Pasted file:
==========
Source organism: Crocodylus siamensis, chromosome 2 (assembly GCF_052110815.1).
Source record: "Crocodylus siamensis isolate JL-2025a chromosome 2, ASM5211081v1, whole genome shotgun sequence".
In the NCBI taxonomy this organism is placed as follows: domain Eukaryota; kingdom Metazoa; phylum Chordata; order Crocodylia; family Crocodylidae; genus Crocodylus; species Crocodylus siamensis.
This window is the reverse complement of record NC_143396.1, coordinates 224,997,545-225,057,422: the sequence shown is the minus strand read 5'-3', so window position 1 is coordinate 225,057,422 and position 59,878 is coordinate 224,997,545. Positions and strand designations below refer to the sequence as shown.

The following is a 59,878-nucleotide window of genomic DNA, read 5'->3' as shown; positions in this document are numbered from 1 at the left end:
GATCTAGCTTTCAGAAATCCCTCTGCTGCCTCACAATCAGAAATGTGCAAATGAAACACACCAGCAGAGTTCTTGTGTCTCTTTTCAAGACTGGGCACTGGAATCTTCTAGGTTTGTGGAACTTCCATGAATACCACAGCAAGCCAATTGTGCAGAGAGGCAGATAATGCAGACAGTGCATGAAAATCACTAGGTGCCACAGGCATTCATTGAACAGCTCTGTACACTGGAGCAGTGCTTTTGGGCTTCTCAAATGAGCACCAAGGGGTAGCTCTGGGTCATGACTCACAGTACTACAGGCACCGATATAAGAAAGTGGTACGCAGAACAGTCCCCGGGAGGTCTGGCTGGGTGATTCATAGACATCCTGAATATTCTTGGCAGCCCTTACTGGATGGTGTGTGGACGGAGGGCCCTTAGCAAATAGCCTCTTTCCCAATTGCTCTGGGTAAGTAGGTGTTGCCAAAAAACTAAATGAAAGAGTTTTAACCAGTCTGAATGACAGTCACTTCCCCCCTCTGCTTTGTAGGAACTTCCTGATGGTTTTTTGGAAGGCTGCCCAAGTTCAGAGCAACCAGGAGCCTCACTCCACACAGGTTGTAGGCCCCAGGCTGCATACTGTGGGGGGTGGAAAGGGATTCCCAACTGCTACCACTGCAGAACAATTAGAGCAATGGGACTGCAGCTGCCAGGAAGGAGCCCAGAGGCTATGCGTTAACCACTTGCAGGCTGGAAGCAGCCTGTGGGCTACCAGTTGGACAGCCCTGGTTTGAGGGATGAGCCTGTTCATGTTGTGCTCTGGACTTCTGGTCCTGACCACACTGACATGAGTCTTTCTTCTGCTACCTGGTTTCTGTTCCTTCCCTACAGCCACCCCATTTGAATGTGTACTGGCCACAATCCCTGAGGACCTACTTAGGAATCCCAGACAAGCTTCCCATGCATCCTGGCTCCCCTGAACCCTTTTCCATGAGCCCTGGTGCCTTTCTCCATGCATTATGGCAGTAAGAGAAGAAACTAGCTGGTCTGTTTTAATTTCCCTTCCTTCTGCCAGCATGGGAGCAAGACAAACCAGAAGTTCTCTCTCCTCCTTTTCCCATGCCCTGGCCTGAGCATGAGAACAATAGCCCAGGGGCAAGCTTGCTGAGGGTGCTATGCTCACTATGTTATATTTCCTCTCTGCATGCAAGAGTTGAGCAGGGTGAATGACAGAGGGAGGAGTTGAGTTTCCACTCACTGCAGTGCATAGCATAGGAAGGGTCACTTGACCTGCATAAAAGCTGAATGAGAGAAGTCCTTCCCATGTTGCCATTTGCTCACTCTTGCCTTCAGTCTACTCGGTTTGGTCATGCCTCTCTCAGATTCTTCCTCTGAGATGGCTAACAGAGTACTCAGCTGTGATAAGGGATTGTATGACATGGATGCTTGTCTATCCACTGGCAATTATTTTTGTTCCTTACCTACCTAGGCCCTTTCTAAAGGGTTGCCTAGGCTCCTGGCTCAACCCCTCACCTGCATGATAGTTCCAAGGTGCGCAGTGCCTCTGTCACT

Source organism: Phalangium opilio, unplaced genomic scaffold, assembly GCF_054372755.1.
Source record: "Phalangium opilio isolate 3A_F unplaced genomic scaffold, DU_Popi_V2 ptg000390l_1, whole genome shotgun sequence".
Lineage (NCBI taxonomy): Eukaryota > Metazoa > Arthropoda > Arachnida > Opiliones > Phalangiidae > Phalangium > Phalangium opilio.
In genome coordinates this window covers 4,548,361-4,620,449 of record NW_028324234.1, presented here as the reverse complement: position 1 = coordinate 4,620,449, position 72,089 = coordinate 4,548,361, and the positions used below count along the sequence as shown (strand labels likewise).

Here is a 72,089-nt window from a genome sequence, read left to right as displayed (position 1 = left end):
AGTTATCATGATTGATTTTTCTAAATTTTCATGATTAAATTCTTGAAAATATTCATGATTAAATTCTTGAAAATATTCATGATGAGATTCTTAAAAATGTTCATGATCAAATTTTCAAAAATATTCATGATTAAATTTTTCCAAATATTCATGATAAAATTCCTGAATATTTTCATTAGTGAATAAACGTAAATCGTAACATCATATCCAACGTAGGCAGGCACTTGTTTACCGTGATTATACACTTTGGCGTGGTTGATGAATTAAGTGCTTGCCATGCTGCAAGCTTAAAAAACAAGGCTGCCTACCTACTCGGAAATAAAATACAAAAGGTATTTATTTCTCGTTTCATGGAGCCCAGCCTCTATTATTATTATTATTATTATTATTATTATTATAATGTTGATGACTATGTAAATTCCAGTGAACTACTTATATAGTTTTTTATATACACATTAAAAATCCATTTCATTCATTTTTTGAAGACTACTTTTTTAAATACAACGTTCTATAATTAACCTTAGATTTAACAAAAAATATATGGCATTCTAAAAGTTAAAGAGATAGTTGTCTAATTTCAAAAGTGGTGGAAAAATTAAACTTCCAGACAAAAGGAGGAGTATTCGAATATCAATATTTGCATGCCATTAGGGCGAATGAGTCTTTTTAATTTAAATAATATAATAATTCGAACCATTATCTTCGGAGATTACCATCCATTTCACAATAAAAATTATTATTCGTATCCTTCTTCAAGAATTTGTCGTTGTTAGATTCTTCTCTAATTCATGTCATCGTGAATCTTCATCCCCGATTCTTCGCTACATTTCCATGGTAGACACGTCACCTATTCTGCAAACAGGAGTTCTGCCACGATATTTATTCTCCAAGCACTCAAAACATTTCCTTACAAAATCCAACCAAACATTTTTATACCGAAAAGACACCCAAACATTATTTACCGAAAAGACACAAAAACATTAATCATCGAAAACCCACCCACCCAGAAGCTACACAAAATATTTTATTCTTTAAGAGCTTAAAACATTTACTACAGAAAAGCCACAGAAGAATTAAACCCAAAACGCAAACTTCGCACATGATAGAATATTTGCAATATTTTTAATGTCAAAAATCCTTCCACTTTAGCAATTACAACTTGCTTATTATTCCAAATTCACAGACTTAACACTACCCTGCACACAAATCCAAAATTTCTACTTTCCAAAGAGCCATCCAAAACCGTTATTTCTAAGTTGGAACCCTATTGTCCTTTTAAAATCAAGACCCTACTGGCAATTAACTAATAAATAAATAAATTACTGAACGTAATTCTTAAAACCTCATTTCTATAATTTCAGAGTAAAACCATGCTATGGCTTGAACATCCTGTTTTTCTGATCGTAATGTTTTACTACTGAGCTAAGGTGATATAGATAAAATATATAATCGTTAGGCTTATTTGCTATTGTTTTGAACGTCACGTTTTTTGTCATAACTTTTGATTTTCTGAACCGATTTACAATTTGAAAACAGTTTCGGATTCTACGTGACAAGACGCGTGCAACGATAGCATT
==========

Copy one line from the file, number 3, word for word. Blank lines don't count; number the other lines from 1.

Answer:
In the NCBI taxonomy this organism is placed as follows: domain Eukaryota; kingdom Metazoa; phylum Chordata; order Crocodylia; family Crocodylidae; genus Crocodylus; species Crocodylus siamensis.